T-Mobile US (NYSE:TMUS) now covers 280 million POPs with LTE, according to CTO Neville Ray. The carrier had pledged to reach that coverage goal by the middle of this year, and thus appears to have reached that goal earlier than expected.
According to T-Mobile executives, the company's LTE coverage expansion will eventually increase the number of markets where the carrier can operate a retail business--thus putting T-Mobile on firmer competitive footing with the likes of Verizon Wireless (NYSE: VZ) and AT&T Mobility (NYSE: T).
Ray, speaking during an appearance at the MoffettNathanson Media & Communications Summit, noted that the company's goal is still to cover 300 million POPs with LTE by year-end, which he said will let T-Mobile "take competition into more and more key areas of the U.S."
Ray said he is not sure how much T-Mobile will expand its retail presence into new markets this year, but that it will likely expand next year. T-Mobile has been "furiously" deploying its 700 MHz A Block spectrum, which covers 190 million POPs, Ray said. He noted that T-Mobile has cleared or has contracts to clear Channel 51 broadcasters to resolve interference concerns from more than 140 million POPs out of the 190 million, and has launched the spectrum in markets like Dallas; Detroit; Houston; Philadelphia; Tampa, Fla; and San Antonio, Texas, so far in 2015. Ray said the overall LTE expansion is a "massive incremental opportunity for this company."
T-Mobile CFO Braxton Carter said during the conference that T-Mobile's "selling footprint" of retail stores is only around 230 to 240 million POPs today, but that T-Mobile "will be relevant in a significant increase in population coverage in the U.S." thanks to the LTE coverage expansion. "It's just one adjacency of growth that we're very excited about in the future," he said.
Verizon and AT&T claim they now cover 308 million POPs with LTE. Sprint's (NYSE: S) LTE network now covers 280 million POPs.
Both T-Mobile executives also discussed T-Mobile's MetroPCS brand. Carter noted that the company now counts more than 11 million MetroPCS subscribers, and is planning a significant expansion of its MetroPCS markets and retail stores in the second half of 2015.
T-Mobile plans to shut down the legacy MetroPCS CDMA network on June 21, and Carter said that there are now fewer than 300,000 subscribers still on the CDMA network. The company still needs to shut down the legacy network in three major markets: Dallas, Miami and New York City.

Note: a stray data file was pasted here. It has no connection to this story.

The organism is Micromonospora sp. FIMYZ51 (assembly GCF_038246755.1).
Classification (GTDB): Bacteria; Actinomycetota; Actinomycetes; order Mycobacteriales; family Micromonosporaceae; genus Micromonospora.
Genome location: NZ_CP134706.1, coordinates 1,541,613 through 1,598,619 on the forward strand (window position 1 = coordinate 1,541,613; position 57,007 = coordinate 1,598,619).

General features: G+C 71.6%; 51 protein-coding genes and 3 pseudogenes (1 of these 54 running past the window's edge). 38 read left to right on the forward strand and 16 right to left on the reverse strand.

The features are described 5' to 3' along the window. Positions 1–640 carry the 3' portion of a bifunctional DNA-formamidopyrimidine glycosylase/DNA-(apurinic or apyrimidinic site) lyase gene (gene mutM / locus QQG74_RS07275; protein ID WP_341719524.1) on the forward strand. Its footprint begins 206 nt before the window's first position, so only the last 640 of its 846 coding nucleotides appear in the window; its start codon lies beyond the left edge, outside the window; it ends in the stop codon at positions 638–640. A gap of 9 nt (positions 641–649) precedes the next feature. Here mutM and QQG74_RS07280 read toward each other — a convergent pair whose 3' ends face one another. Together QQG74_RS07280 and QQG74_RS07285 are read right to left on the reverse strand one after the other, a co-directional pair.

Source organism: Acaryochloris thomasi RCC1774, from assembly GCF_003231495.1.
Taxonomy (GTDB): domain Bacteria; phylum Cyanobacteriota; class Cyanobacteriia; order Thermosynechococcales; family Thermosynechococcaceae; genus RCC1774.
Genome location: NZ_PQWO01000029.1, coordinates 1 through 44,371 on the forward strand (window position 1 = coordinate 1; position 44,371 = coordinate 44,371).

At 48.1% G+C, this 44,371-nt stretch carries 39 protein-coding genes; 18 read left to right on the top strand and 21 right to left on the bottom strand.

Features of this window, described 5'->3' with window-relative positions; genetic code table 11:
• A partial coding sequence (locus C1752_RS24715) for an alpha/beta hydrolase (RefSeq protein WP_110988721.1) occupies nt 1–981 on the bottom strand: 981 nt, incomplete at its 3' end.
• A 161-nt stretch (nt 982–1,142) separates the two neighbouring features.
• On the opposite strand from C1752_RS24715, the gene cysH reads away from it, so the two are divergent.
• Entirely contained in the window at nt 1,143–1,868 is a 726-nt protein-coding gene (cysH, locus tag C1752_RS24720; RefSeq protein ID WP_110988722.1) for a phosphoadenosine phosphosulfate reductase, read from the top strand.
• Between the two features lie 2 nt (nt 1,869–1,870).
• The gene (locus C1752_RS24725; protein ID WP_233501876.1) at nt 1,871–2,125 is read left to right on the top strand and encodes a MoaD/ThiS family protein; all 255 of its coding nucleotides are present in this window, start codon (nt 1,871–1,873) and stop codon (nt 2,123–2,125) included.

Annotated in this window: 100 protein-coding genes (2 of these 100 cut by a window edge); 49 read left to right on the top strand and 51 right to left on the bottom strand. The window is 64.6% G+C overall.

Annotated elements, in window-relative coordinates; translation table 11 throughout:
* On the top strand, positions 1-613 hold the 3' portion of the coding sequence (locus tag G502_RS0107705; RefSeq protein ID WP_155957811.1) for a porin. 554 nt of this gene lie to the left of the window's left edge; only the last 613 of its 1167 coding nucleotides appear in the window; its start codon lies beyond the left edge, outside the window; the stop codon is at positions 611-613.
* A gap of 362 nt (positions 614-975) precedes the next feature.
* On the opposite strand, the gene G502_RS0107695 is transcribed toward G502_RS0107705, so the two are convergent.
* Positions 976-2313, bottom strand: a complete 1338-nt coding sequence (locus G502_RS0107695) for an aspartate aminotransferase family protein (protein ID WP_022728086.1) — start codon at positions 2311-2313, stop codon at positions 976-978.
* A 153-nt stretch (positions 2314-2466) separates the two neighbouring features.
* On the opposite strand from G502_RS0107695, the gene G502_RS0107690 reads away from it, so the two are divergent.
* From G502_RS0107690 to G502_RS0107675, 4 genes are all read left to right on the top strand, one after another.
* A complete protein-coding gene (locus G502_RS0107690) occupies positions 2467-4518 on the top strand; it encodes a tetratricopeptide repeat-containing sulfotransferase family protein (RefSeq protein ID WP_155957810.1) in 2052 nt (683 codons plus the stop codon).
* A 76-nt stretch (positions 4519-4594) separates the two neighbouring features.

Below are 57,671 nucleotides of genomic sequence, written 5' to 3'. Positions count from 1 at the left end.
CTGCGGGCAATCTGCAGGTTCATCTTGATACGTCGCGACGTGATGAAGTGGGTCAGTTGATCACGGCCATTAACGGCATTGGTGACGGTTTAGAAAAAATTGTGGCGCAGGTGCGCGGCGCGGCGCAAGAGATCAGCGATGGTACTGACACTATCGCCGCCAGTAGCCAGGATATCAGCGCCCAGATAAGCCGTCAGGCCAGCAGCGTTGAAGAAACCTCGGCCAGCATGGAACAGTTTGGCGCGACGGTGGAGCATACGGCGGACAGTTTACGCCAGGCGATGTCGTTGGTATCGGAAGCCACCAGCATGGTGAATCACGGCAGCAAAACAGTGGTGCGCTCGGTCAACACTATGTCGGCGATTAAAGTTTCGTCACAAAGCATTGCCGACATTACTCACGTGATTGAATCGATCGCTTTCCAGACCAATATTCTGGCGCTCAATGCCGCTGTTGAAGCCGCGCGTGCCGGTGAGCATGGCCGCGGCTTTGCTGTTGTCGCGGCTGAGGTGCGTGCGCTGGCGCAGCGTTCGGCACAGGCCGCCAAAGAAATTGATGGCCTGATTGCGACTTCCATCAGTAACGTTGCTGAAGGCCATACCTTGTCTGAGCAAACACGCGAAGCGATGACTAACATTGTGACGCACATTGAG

Around 80 percent MetroPCS' spectrum had been refarmed and integrated into the T-Mobile network as of the end of the first quarter. Ray said that T-Mobile can integrate MetroPCS spectrum into its network very quickly and has already done some of that work in Dallas and New York.
Currently, T-Mobile has at least 15x15 MHz LTE deployments in 150 markets, which T-Mobile plans to expand to 200 by year-end. T-Mobile has also been repurposing decommissioned network gear as it shut down the legacy CDMA network, Ray said. "There's been a host of goodness that has come out of that combination," he added.
Following the collapse of Sprint's attempt to merge with T-Mobile, speculation has now turned to a potential combination of Dish and T-Mobile. In his comments, Ray noted that Dish Network (NASDAQ: DISH) has a strong mid-band spectrum portfolio that has better propagation characteristics than Sprint's 2.5 GHz spectrum. However, he noted that T-Moville already has a very strong mid-band spectrum portfolio and has 12,000 Distributed Antenna System nodes, so it is not in desperate need of capacity.
Carter said that T-Mobile would seriously evaluate any deal that could benefit T-Mobile shareholders. "We have a fiduciary responsibility to evaluate any strategic opportunity, and if it increases shareholder value in excess of what we see on a standalone basis, it would be something we would very much be inclined to do," he said.
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